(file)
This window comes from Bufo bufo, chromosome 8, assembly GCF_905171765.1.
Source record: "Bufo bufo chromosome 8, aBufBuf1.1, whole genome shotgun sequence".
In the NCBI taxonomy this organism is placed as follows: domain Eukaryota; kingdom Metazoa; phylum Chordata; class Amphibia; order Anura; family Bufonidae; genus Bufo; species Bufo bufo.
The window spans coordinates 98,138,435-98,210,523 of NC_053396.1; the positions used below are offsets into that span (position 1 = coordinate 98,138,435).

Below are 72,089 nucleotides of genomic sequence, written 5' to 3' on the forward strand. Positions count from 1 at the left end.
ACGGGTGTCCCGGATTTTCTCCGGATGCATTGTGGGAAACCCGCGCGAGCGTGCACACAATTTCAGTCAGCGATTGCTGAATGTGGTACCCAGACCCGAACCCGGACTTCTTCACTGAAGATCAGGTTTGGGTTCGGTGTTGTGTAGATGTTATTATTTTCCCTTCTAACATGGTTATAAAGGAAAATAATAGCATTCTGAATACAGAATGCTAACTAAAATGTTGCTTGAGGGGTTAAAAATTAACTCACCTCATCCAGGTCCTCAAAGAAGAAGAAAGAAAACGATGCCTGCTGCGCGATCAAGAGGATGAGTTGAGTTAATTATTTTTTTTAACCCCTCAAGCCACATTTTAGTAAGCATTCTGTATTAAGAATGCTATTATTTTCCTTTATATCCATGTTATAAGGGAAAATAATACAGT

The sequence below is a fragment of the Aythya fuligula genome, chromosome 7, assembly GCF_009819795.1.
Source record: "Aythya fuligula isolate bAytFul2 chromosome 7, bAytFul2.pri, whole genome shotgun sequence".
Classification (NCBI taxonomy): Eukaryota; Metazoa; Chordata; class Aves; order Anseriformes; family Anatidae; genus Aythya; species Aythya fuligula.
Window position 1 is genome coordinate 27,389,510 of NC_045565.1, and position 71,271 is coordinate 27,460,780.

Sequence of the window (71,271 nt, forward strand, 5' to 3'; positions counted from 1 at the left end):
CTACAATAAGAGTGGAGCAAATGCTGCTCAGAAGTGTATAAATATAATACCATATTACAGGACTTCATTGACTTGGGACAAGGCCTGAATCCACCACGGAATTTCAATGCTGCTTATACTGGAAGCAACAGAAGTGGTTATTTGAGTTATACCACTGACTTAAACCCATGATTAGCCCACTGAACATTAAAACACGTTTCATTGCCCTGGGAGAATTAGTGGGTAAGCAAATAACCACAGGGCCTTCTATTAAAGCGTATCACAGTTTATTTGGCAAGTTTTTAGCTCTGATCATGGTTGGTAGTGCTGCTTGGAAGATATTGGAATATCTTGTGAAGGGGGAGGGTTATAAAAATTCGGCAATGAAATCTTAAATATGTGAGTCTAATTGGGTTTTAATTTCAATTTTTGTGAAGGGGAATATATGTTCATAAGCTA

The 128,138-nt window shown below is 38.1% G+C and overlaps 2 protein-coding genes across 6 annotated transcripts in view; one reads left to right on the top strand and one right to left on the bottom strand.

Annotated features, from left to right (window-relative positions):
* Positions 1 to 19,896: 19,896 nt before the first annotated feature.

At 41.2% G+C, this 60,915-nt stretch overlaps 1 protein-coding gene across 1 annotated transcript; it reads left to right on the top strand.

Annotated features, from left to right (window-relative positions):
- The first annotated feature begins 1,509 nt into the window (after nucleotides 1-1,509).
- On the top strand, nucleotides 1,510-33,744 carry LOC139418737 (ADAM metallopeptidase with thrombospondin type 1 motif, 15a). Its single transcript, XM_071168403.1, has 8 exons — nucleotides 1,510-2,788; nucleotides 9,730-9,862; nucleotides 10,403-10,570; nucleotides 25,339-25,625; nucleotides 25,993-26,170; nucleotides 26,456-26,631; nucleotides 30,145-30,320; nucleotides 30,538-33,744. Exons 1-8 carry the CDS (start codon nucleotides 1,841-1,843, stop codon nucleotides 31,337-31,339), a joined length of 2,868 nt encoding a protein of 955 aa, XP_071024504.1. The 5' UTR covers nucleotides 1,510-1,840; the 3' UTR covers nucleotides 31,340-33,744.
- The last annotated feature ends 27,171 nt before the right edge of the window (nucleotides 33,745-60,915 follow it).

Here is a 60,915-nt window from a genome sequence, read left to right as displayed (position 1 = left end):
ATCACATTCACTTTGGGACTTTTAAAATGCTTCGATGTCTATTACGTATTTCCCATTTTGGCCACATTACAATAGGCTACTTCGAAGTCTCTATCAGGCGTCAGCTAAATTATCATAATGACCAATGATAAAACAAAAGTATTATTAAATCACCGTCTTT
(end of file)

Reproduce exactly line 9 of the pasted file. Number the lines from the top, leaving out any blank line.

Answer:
Classification (NCBI taxonomy): Eukaryota; Metazoa; Chordata; class Aves; order Anseriformes; family Anatidae; genus Aythya; species Aythya fuligula.